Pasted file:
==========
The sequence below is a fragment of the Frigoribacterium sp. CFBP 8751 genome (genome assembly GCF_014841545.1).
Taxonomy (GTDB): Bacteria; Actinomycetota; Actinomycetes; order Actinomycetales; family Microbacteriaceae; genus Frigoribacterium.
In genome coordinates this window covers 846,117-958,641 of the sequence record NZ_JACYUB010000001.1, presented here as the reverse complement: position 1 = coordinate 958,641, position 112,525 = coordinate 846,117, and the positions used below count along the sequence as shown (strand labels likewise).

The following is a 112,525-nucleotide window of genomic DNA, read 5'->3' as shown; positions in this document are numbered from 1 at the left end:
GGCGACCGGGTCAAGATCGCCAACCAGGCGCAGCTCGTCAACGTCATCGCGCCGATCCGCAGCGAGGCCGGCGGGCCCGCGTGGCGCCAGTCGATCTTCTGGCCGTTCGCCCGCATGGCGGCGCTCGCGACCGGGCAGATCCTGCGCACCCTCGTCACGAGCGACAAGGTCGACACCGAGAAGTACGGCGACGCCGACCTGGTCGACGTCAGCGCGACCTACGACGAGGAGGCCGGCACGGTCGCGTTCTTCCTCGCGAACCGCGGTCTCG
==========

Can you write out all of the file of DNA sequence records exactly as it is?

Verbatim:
The sequence below is a fragment of the Frigoribacterium sp. CFBP 8751 genome (genome assembly GCF_014841545.1).
Taxonomy (GTDB): Bacteria; Actinomycetota; Actinomycetes; order Actinomycetales; family Microbacteriaceae; genus Frigoribacterium.
In genome coordinates this window covers 846,117-958,641 of the sequence record NZ_JACYUB010000001.1, presented here as the reverse complement: position 1 = coordinate 958,641, position 112,525 = coordinate 846,117, and the positions used below count along the sequence as shown (strand labels likewise).

The following is a 112,525-nucleotide window of genomic DNA, read 5'->3' as shown; positions in this document are numbered from 1 at the left end:
GGCGACCGGGTCAAGATCGCCAACCAGGCGCAGCTCGTCAACGTCATCGCGCCGATCCGCAGCGAGGCCGGCGGGCCCGCGTGGCGCCAGTCGATCTTCTGGCCGTTCGCCCGCATGGCGGCGCTCGCGACCGGGCAGATCCTGCGCACCCTCGTCACGAGCGACAAGGTCGACACCGAGAAGTACGGCGACGCCGACCTGGTCGACGTCAGCGCGACCTACGACGAGGAGGCCGGCACGGTCGCGTTCTTCCTCGCGAACCGCGGTCTCG